The thermos had been his stepmother’s idea. Though his father had been a minister all his life, and had officiated at hundreds of funerals, he had steadfastly refused to say what he wanted for his own arrangements. “You’ll know what to do,” is all he’d ever say when questioned on the matter. “Bury me or burn me or blow me out of a cannon—I don’t care. I’ll have my heaven. It’s yours to do. That’s one funeral I won’t have to preach.”
So when it happened,it was Margaret, his stepmother, who had decided that, after the wake and funeral, the body would be cremated. When Danny’s sister and brothers had questioned her, suggesting that he’d rather be buried at the family lot next to their mother, Margaret said it would make their father portable and divisibleand, after all, he loved to travel and never got to do enough of it, and healways had tried to be fair with them all.
Thus, to his youngest son, the artist, she gave a portion of the ashes, which he mixed with acrylics and oils and began a series of portraits of his father. To his middle son, who was the associate pastor at the Presbyterian church, she gave a portion to be buried in a bronze urn under a tastefully diminutive stone in the local cemetery with his name and dates on it, next to his first wife. The graveside service,like the wake and funeral, was widely attended by fellow clergy, local Presbyterians, and townspeople. To his daughter she gave a portion sealed in a golden locket with an emerald on it which could be worn as a pendant or ankle bracelet in Ann Arbor where she practiced law. And to Danny she’d given the thermos—an old green Stanley one that looked like something carried by construction workers—and said, “Why don’t you take your father fishing?”
Danny remembered his father taking him fishing, that first time in the river,when he was a boy, how the water tightened around his body, the thick rubber of the Red Ball waders constricting in the current. It was late March. It was cold and clear and he wondered how his father ever found this place, hours from home, driving in the dark to get to the river at first light. How they stood overlooking the river from the top of the hill, its multiple interwoven channels his father called “the Braids” because it was in this area the river split and turned and coiled around itself before returning to its orderly flow between two banks below Indian Bridge. He remembered his father saying they were going to a secret spot, back in the swamp, called Gus’s Hole, named for the man who had discovered it and told someone who told someone who told Danny’s father. Then hiking down the oak ridge with their rods and net and gear. His father held his hand as they stepped into the river and he could feel, for the first time, the weight of the water moving, something urgent and alive; and how his father held his hand high in the air, like dancers doing twirls through the deeper water, the boy he was then bobbing in the water, his father holding him aloft to keep the river from rushing over the top of his waders.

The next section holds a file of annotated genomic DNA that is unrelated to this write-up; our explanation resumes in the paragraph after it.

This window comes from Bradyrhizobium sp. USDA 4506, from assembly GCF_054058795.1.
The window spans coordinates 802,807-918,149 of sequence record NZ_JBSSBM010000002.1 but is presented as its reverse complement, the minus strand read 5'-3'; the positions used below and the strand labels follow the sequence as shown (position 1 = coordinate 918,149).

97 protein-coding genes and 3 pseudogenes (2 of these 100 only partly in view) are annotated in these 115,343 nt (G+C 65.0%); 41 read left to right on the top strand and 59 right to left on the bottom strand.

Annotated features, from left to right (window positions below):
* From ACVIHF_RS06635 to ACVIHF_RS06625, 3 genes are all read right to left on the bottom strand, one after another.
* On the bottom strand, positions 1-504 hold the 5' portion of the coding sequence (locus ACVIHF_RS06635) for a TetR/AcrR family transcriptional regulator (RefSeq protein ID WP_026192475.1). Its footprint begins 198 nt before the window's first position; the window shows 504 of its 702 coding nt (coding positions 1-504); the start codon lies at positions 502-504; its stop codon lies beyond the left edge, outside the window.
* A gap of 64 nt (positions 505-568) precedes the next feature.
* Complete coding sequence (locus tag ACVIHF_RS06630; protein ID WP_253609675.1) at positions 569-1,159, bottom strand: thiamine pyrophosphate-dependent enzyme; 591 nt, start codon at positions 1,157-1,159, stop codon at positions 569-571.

They fished hardware then—Little Cleos and Wobblers and other spoons that looked in the water like wounded baitfish. Or clattering plugs that nose-dived in the current and jiggled just above the bottom. Later they would graduate to long poles and lighter tackle and various spinners. His father always swore by Mepps #4s with little egg-colored beads and copper blades. For steelhead they’d roll spawn bags through holes behind logjams and fallen trees and finally they gave up their spinning gear for fly rods and reels and the slow perfections of theirown patterns—caddis and stoneflies and hex nymph variations—of preparation,presentation, catch and release.
Excerpted from Apparition & Late Fictions by Thomas Lynch. Copyright © 2010 by Thomas Lynch. Excerpted by permission of Norton. All rights reserved. No part of this excerpt may be reproduced or reprinted without permission in writing from the publisher.
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The Angel of Losses
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